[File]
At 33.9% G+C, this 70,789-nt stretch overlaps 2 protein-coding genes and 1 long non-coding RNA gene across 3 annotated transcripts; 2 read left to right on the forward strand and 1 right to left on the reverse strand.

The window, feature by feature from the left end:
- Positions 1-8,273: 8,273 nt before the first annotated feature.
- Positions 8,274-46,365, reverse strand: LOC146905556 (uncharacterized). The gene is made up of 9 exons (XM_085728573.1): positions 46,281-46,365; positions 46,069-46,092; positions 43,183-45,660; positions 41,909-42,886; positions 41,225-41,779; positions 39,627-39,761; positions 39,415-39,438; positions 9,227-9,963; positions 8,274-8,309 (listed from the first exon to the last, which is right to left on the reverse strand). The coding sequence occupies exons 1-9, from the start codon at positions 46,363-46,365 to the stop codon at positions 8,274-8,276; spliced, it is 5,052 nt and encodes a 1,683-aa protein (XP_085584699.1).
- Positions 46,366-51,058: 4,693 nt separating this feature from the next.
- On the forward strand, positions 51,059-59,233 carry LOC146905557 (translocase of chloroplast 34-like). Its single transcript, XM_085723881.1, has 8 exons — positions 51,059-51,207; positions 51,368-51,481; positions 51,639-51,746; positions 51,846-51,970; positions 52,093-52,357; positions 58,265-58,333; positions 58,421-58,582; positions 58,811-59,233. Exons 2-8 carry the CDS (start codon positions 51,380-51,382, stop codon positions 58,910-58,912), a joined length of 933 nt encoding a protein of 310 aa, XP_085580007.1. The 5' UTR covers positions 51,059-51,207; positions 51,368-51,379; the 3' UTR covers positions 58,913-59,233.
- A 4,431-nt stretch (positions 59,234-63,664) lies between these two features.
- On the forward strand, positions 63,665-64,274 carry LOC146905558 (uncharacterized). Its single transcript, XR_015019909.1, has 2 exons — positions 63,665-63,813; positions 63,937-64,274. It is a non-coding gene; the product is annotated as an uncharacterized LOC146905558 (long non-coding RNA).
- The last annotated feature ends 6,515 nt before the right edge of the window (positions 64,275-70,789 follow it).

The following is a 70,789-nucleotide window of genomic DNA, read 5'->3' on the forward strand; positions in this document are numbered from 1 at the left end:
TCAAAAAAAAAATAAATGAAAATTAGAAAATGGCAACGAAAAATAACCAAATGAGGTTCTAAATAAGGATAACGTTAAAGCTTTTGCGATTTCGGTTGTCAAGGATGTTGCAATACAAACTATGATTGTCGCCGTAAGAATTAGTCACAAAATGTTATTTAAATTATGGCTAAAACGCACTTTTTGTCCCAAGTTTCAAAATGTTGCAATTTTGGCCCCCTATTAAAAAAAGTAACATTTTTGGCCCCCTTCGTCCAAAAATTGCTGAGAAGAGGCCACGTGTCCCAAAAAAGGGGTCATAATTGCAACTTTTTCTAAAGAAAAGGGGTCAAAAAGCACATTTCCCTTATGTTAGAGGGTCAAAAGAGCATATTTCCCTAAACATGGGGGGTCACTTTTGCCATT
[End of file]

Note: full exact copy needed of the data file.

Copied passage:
At 33.9% G+C, this 70,789-nt stretch overlaps 2 protein-coding genes and 1 long non-coding RNA gene across 3 annotated transcripts; 2 read left to right on the forward strand and 1 right to left on the reverse strand.

The window, feature by feature from the left end:
- Positions 1-8,273: 8,273 nt before the first annotated feature.
- Positions 8,274-46,365, reverse strand: LOC146905556 (uncharacterized). The gene is made up of 9 exons (XM_085728573.1): positions 46,281-46,365; positions 46,069-46,092; positions 43,183-45,660; positions 41,909-42,886; positions 41,225-41,779; positions 39,627-39,761; positions 39,415-39,438; positions 9,227-9,963; positions 8,274-8,309 (listed from the first exon to the last, which is right to left on the reverse strand). The coding sequence occupies exons 1-9, from the start codon at positions 46,363-46,365 to the stop codon at positions 8,274-8,276; spliced, it is 5,052 nt and encodes a 1,683-aa protein (XP_085584699.1).
- Positions 46,366-51,058: 4,693 nt separating this feature from the next.
- On the forward strand, positions 51,059-59,233 carry LOC146905557 (translocase of chloroplast 34-like). Its single transcript, XM_085723881.1, has 8 exons — positions 51,059-51,207; positions 51,368-51,481; positions 51,639-51,746; positions 51,846-51,970; positions 52,093-52,357; positions 58,265-58,333; positions 58,421-58,582; positions 58,811-59,233. Exons 2-8 carry the CDS (start codon positions 51,380-51,382, stop codon positions 58,910-58,912), a joined length of 933 nt encoding a protein of 310 aa, XP_085580007.1. The 5' UTR covers positions 51,059-51,207; positions 51,368-51,379; the 3' UTR covers positions 58,913-59,233.
- A 4,431-nt stretch (positions 59,234-63,664) lies between these two features.
- On the forward strand, positions 63,665-64,274 carry LOC146905558 (uncharacterized). Its single transcript, XR_015019909.1, has 2 exons — positions 63,665-63,813; positions 63,937-64,274. It is a non-coding gene; the product is annotated as an uncharacterized LOC146905558 (long non-coding RNA).
- The last annotated feature ends 6,515 nt before the right edge of the window (positions 64,275-70,789 follow it).

The following is a 70,789-nucleotide window of genomic DNA, read 5'->3' on the forward strand; positions in this document are numbered from 1 at the left end:
TCAAAAAAAAAATAAATGAAAATTAGAAAATGGCAACGAAAAATAACCAAATGAGGTTCTAAATAAGGATAACGTTAAAGCTTTTGCGATTTCGGTTGTCAAGGATGTTGCAATACAAACTATGATTGTCGCCGTAAGAATTAGTCACAAAATGTTATTTAAATTATGGCTAAAACGCACTTTTTGTCCCAAGTTTCAAAATGTTGCAATTTTGGCCCCCTATTAAAAAAAGTAACATTTTTGGCCCCCTTCGTCCAAAAATTGCTGAGAAGAGGCCACGTGTCCCAAAAAAGGGGTCATAATTGCAACTTTTTCTAAAGAAAAGGGGTCAAAAAGCACATTTCCCTTATGTTAGAGGGTCAAAAGAGCATATTTCCCTAAACATGGGGGGTCACTTTTGCCATT